Belonging in Anghiari: Merryl Drakard
Merryl comes from England and has been living in Anghiari for over 30 years. She is highly respected for her voluntary work in the library, which is located in the renaissance part of town. The library is an important community centre, hosting events which include talks by locals and others from all over Italy about their writing and research. And every week Merryl runs a tandem there, in which Italian and English speakers have conversations switching between languages. I interviewed Merryl in the library, in a room with walls covered in fresoes. The interview was conducted in English, and Mirella Alessio transcribed it and translated this edited version into Italian.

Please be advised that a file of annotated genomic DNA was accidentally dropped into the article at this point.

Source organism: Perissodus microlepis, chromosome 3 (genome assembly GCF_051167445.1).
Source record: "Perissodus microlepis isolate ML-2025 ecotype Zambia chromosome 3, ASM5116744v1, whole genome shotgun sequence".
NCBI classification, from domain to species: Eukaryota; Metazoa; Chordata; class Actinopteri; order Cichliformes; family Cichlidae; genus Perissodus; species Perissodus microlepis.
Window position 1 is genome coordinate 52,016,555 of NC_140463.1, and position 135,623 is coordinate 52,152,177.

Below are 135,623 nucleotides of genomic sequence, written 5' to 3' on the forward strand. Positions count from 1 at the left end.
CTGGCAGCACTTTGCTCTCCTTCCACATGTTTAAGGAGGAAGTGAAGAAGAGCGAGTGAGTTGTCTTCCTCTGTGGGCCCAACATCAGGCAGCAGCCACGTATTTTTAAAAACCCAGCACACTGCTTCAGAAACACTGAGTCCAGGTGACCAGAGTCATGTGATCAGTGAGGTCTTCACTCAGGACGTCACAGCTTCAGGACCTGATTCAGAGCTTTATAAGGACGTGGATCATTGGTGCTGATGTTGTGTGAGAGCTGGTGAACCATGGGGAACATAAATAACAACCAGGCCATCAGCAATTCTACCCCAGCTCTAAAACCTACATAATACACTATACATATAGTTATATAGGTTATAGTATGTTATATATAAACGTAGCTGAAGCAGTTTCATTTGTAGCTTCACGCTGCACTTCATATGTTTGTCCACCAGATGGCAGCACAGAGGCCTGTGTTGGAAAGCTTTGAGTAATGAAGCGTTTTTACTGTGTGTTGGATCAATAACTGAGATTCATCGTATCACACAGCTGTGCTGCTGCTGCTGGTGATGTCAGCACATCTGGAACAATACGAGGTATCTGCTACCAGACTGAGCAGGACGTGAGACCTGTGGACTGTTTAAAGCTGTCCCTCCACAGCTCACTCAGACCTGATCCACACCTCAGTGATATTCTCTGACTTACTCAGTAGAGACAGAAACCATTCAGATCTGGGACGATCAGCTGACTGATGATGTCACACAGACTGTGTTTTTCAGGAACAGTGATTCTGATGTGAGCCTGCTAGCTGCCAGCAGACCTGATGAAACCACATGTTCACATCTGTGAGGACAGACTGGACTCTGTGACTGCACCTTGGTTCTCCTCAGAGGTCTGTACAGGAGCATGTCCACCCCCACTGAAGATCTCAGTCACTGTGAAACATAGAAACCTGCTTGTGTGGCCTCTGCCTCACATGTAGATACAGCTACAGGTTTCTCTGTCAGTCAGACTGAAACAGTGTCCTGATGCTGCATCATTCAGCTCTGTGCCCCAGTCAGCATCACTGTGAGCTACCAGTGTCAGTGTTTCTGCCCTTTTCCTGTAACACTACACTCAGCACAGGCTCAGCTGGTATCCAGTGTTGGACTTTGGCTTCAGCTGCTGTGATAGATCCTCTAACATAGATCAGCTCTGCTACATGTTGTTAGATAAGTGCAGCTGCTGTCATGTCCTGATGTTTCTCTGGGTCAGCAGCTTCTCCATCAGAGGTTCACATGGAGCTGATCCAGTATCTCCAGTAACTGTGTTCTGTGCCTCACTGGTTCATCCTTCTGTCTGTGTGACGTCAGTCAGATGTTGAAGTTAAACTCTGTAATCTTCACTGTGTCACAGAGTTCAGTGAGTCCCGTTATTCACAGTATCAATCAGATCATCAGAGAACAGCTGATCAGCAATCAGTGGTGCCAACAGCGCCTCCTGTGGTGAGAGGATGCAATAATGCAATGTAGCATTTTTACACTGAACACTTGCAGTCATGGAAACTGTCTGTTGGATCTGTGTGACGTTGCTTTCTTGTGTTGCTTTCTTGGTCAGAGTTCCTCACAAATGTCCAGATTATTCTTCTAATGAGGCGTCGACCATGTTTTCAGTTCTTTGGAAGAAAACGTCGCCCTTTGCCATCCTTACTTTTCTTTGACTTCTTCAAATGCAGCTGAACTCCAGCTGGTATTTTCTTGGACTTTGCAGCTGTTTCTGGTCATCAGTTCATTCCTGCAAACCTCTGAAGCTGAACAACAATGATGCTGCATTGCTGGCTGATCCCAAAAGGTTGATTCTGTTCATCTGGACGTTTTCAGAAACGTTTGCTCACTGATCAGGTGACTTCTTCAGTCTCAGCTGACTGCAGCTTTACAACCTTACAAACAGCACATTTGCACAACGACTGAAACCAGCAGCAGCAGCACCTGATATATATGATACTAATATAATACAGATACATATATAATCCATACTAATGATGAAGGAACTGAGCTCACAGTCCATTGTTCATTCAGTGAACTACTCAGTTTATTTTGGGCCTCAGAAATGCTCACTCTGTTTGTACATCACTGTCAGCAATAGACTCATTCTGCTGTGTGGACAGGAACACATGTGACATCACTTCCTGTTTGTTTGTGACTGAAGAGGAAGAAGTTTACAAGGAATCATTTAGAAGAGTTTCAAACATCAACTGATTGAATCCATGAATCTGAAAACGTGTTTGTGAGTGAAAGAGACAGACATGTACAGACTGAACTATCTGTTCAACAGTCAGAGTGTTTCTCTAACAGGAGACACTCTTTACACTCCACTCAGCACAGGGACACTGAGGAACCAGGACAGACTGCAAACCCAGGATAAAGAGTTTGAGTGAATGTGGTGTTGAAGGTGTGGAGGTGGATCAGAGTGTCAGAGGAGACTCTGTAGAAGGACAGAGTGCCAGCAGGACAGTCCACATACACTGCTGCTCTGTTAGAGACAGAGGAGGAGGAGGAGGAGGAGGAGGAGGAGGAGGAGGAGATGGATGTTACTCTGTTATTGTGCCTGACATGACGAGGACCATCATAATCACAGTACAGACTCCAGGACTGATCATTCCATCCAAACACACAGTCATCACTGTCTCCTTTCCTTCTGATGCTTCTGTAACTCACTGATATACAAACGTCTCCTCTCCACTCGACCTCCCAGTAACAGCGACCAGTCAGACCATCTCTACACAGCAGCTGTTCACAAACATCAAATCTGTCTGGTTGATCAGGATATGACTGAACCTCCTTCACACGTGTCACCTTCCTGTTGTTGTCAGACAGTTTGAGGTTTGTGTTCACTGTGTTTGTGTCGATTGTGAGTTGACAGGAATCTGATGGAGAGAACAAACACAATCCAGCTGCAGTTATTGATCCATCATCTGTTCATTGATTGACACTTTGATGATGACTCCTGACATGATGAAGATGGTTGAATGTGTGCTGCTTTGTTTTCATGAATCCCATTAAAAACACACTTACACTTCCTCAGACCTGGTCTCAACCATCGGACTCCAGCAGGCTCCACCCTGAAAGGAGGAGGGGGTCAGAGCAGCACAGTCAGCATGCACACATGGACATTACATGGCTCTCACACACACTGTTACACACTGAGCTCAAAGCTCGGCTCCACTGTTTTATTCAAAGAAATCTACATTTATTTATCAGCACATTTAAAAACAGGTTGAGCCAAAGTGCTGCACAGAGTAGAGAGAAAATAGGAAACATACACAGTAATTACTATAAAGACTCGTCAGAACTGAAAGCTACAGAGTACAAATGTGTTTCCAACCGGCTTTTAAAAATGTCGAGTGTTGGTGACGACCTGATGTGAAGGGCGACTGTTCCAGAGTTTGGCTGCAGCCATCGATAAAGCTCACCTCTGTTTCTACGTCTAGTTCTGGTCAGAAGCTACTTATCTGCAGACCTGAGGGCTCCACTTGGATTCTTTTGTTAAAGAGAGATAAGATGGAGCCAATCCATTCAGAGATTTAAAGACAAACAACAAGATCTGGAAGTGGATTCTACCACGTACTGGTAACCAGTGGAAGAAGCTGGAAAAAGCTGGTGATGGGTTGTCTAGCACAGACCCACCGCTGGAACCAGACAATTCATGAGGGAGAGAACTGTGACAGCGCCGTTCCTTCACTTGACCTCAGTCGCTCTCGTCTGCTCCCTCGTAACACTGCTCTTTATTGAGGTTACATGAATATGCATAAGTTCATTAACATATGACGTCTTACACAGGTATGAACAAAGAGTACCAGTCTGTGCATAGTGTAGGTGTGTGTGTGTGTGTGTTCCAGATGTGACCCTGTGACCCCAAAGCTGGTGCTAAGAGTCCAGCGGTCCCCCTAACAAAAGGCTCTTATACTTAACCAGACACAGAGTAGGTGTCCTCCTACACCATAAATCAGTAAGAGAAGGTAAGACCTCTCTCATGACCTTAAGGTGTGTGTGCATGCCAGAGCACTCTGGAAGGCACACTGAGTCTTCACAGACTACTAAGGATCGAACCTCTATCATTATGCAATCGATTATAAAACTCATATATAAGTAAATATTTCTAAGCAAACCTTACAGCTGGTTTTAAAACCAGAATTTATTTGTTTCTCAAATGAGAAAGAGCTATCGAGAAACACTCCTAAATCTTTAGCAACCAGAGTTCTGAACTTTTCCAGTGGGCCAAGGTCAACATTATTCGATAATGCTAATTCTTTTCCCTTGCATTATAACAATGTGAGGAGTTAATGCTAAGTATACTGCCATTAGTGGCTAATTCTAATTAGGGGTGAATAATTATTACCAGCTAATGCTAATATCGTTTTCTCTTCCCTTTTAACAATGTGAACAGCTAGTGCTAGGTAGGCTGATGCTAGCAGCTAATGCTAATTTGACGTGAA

I grew up in southern England, in the countryside just north of London, in a Roman town called St Albans, and I went to a girls’ high school. My father had a family business in London and he commuted; my mother did voluntary work. I had 2 older brothers… grandparents, family around, normal happy family …. I went to art school for a year, then I dropped out and went to work for a graphic designer. Then I worked free-lance for a while, in London … it was really hard.
Continue reading Belonging in Anghiari: Merryl Drakard
During my stay here in Anghiari, I am learning anew the significance of Martin Buber’s claim that ‘all real living is meeting’. On reflection, what makes life here meaningful for me here is the quality of the encounters I have. It’s what I often write about in these posts. When an encounter has the quality of a meeting, I come away from it feeling quite simply happy and alive.
Continue reading Meeting